There have been instances of Antifa groups showing up again since the 1980s, both here in the states and in Europe, but they hadn’t gained much traction in the states until recently.

In the meantime, though, they had grown and mastered their tactics in European countries. I’ve spent a good deal of time over the last three years learning about them, through conversations with some who have been attacked and some who just found videos of attacks all across Europe. The UK, Sweden, Germany, France and Italy, which are just a few of the countries who have been plagued by Antifa groups, and their tactics are eerily familiar. Like Mao’s Red Guard, Antifa works by claiming those who aren’t in line with their ideology are the enemy and so they are fascists, and because they are fascists, they should have every right to physically assault them. They dox people, harass them, attack them and they try to get them fired from their jobs. They have attacked statues (including classical statues in Italy) and historical monuments, and call people who defend history, European culture and overall those who call for peace and moderation fascists and fascist apologizers and enablers. In their minds they have achieved peak levels of moral superiority, they can do no wrong.

If one can’t recognize the similarities between them and Mao’s Cultural Revolution, than I can’t help any further. Not only are they communists, but they use the exact same tactics. It isn’t a surprise that some are immediately going to “they’re going to revise history” because it has happened before, time and time again.

While libertarians and moderates tend to take a neutral stance and call out all extremes on both sides of the aisle (and rightfully so), we shouldn’t be so comfortable and complacent when it comes to Antifa. Just this last weekend, the Boston free speech rally was bombarded with thousands of protesters who came because the mainstream media and other groups had told them that the people holding the rally were white nationalists. Similarly, the march on Google rallies that were supposed to have been held around the nation were also claimed to have been white nationalist rallies. Once again, they were lying.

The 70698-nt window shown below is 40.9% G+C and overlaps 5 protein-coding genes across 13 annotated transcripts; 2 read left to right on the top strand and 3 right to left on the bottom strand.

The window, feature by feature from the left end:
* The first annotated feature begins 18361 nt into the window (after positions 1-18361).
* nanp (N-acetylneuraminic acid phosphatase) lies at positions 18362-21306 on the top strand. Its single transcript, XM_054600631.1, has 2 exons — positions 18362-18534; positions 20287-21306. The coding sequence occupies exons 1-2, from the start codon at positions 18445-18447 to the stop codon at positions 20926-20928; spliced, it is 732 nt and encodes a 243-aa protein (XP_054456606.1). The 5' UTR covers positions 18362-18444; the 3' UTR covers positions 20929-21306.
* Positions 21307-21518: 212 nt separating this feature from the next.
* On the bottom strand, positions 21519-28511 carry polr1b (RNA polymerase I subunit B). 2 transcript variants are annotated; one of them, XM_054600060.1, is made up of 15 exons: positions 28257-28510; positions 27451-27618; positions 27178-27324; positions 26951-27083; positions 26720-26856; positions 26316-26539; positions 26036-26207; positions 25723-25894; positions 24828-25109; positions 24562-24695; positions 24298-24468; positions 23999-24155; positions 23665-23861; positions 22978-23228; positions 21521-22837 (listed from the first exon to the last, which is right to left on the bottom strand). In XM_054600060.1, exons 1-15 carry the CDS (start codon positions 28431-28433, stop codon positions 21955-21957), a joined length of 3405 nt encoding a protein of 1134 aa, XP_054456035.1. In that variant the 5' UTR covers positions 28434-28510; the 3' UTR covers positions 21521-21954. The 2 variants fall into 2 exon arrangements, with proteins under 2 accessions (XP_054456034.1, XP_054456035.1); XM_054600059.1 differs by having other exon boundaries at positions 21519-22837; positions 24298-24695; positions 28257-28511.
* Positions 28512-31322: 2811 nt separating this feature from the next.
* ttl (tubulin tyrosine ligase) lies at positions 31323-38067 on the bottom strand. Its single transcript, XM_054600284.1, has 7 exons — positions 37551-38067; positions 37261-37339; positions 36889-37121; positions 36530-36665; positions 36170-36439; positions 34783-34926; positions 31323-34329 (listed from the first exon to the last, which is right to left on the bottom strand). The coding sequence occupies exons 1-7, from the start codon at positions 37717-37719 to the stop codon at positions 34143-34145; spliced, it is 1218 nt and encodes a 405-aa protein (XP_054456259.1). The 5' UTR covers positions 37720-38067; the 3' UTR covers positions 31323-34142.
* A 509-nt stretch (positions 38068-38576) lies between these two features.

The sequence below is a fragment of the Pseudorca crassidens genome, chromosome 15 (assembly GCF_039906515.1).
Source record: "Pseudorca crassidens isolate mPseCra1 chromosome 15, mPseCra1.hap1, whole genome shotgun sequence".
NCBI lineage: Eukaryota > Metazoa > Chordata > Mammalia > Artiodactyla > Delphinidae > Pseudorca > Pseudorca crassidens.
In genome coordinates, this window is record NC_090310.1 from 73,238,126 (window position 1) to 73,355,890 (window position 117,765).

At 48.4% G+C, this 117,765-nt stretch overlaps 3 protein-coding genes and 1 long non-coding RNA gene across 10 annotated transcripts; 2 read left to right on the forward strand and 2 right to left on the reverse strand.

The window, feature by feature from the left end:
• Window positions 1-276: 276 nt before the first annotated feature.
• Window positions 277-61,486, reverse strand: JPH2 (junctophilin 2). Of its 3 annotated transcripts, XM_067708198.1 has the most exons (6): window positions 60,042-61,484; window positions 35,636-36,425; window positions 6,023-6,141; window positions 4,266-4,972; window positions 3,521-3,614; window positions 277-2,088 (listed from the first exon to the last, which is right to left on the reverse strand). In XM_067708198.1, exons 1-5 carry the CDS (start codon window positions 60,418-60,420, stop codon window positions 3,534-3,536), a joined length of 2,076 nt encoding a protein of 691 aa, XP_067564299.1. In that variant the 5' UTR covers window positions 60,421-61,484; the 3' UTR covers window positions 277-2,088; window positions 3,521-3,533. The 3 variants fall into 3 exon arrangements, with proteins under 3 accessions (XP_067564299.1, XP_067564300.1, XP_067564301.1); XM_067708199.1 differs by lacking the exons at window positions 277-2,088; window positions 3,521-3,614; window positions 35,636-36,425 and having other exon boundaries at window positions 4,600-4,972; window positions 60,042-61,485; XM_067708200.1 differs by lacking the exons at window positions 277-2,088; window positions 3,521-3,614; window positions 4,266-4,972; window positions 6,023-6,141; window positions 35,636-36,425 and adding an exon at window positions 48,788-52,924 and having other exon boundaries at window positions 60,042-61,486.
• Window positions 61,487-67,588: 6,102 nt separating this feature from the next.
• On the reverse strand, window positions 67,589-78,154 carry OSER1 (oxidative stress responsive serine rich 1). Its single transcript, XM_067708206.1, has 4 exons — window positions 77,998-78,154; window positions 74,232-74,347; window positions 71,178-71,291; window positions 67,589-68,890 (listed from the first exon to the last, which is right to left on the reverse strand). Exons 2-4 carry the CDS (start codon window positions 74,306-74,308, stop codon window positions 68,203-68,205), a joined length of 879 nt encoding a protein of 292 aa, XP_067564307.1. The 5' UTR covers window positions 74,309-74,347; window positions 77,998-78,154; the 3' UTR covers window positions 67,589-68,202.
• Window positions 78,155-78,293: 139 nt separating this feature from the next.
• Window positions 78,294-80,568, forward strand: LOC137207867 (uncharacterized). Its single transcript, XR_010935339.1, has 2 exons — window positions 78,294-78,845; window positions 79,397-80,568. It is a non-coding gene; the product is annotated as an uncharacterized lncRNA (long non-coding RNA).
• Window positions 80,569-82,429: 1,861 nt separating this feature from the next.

According to CNN, there were nine white nationalist rallies to be held last weekend, yet those rallies were the march on Google rallies.

Yet, the fact of the matter was that it said specifically on march on Google’s code of conduct that they “disavowed not only violence, hatred and bigotry and all groups that espouse it such as White Nationalists, KKK, Antifa, and Neo-Nazis.” They even went further and said that they are not an alt-right event, saying that the event was held for those of every background who supported the First Amendment.

It’s pretty clear to me, in my opinion, that the media is intentionally lying about these marches, while Antifa is continuing their attempt at a cultural revolution. Meanwhile, they both attack moderates and libertarians who disavow all sides of violence as enablers of Nazi’s and white supremacists and, in Antifa’s eyes at least, we are no different from fascists ourselves (considering we are capitalists, this isn’t surprising).

I would honestly have people discuss all of this and the quote by Hoppe, I don’t think any of us certainly want to pick a side or commit violence, but we must always remember it is a possibility and a right given to us at birth. Do we want a cultural revolution where we are targets as well? If not, how do we go about stopping it, do we have the ability to stop it without taking up arms? Again, this is something I think none of us want to think about, but it’s something we should keep in our minds, and at the very least stay vigilant.

* Jarod Goodwin is an archaeology student in his mid-twenties. He’s worked in the grassroots movement for the election of Jim Webb in 2016, and in informing foreigners and locals alike to the different political sides of things like Brexit, the Dutch election, French election, Canadian, Swedish, and Brazilian politics.